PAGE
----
Solano Real Estate Scene: What is it with some kids today?

The song “What’s the Matter with Kids Today” from the 1963 hit movie “Bye Bye Birdie” with Ann Margaret and Dick Van Dyke inspired this column today because, over the years, I occasionally asked myself this question.

I am sure people over 50 sure wondered about what some of us baby boomers were doing and thinking from 1968 to 1978 at Woodstock and the Haight Ashbury. I think it’s a good thing kids today seem to be getting married and settling down in a career after the age of 30 more often than we did in the old days but yikes, is it just me, or are you surprised so many job openings cannot be filled today?

Is it just me or does it appear a lot of young people have a sense of entitlement?

I see a lot of awesome first-time homebuyers in their 20s and one thing they all have in common is they work hard at their career and are focused on financial security. I also see a lot of young people who loved the weekly checks from the Fed during the pandemic and many of these are employees who do the bare minimum for their employer when they do work and make just enough to get by.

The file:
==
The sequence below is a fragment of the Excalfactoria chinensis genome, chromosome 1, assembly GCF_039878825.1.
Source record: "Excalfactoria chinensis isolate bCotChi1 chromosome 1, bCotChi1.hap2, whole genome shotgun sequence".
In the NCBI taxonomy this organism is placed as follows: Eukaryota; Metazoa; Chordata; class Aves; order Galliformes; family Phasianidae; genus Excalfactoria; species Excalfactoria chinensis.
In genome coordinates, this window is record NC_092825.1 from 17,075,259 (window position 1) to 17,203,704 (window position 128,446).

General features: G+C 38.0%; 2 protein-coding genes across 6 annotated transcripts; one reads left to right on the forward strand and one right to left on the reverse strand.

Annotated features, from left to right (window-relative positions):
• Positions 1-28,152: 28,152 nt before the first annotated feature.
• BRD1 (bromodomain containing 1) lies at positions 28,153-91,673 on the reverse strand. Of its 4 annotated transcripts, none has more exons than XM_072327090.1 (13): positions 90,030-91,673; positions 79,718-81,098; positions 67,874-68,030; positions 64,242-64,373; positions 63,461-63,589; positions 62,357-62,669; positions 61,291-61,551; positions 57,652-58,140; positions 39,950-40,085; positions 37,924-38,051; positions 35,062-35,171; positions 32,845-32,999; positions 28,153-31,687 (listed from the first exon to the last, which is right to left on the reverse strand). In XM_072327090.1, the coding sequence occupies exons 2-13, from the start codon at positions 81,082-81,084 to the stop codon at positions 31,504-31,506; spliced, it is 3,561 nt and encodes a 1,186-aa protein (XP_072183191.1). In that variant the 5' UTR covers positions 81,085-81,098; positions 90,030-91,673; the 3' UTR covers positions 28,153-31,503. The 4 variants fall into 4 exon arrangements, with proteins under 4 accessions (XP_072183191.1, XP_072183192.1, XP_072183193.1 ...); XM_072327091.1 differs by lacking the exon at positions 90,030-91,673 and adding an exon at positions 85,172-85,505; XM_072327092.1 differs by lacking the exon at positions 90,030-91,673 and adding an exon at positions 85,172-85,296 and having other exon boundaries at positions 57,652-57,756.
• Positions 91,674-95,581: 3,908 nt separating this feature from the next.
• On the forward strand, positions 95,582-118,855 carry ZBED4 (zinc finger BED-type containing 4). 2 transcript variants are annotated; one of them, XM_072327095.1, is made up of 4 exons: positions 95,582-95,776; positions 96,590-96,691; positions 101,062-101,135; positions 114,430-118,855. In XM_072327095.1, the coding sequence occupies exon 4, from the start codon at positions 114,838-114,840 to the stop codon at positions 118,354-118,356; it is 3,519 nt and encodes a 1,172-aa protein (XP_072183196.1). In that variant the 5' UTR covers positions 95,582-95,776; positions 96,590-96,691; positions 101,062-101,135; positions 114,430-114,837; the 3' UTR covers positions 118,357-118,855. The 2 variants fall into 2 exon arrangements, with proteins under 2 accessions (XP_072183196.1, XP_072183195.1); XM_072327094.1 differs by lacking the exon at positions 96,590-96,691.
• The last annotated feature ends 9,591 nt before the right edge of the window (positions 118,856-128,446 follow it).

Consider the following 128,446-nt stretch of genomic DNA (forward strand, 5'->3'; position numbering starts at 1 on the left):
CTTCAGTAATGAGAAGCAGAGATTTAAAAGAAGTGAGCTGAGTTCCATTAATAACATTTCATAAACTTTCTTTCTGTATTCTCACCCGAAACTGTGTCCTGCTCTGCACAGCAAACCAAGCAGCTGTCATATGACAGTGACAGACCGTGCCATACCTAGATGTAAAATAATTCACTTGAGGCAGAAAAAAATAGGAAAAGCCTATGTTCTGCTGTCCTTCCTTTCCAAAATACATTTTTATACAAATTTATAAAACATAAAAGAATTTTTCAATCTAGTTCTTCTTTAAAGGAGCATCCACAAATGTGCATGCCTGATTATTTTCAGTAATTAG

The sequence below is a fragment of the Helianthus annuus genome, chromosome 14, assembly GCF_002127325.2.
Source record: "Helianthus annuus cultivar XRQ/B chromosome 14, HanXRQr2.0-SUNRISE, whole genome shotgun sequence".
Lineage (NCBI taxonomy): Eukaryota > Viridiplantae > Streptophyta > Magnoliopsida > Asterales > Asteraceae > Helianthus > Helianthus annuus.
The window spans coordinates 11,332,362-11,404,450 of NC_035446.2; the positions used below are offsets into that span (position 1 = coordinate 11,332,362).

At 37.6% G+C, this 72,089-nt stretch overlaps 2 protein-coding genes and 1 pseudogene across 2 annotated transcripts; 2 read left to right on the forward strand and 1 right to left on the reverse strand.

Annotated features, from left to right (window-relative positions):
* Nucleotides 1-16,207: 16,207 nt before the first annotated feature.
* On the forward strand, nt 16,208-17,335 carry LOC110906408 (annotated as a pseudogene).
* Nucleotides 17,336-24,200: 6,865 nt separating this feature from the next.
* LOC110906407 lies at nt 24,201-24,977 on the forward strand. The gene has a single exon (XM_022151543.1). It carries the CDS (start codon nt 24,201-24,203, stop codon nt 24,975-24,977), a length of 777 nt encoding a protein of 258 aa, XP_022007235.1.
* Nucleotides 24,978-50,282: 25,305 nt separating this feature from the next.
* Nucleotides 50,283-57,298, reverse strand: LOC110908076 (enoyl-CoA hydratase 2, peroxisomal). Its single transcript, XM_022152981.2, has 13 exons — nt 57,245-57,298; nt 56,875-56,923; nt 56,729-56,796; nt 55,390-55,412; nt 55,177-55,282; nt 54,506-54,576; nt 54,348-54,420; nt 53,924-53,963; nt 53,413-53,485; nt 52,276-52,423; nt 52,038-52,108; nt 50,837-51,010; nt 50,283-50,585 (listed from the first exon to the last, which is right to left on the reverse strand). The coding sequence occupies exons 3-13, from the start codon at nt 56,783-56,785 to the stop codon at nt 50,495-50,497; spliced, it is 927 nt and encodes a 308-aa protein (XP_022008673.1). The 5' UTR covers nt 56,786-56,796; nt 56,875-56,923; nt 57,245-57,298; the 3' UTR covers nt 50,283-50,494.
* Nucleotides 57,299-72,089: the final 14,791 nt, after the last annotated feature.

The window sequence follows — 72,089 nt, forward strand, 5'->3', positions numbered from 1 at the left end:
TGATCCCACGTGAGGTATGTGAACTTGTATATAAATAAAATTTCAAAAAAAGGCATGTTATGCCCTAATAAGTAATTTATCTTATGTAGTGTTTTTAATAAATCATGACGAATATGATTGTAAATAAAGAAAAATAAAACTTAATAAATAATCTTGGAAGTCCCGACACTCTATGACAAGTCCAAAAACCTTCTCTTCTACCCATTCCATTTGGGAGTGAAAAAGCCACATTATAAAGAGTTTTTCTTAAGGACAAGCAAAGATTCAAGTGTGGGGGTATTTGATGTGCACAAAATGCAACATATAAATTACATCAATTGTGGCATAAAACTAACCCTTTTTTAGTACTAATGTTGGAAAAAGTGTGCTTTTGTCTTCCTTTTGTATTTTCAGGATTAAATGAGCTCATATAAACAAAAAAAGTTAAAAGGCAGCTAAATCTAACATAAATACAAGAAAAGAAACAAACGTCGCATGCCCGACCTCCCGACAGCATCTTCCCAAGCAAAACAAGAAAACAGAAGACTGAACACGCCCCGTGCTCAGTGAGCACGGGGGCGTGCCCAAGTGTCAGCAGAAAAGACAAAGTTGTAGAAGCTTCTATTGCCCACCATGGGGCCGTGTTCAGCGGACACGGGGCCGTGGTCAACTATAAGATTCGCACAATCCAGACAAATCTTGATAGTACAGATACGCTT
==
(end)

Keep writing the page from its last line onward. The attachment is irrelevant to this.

Many men take paternity leave very seriously and help their spouse and truly bond with their child, but I would bet 50 bucks that 50% consider it a vacation, do almost no housework, rarely change a diaper and play golf and video games daily during the eight to 12 weeks.

My operations manager is now in her mid-40s and has had two babies in the past seven years. She worked up till the day before delivery on both and I couldn’t convince her to stay home on maternity leave for more than 30 days on each kid because she is ambitious and is focused on her financial security and her career. I have no issue or problem with people who take time off work for vacation and family but one thing for sure all kids today better figure out soon is there is no free lunch in America and almost every middle- and upper-middle-class person who is older than 65 and financially secure for life had to work their rear-ends off for 35 to 45 years to get there.

Jim Porter, NMLS No. 276412, is the branch manager of Solano Mortgage, NMLS No. 1515497, a division of American Pacific Mortgage Corporation, NMLS No. 1850, licensed in California by the Department of Financial Protection and Innovation under the CRMLA / Equal Housing Opportunity. Jim can be reached at 707-449-4777.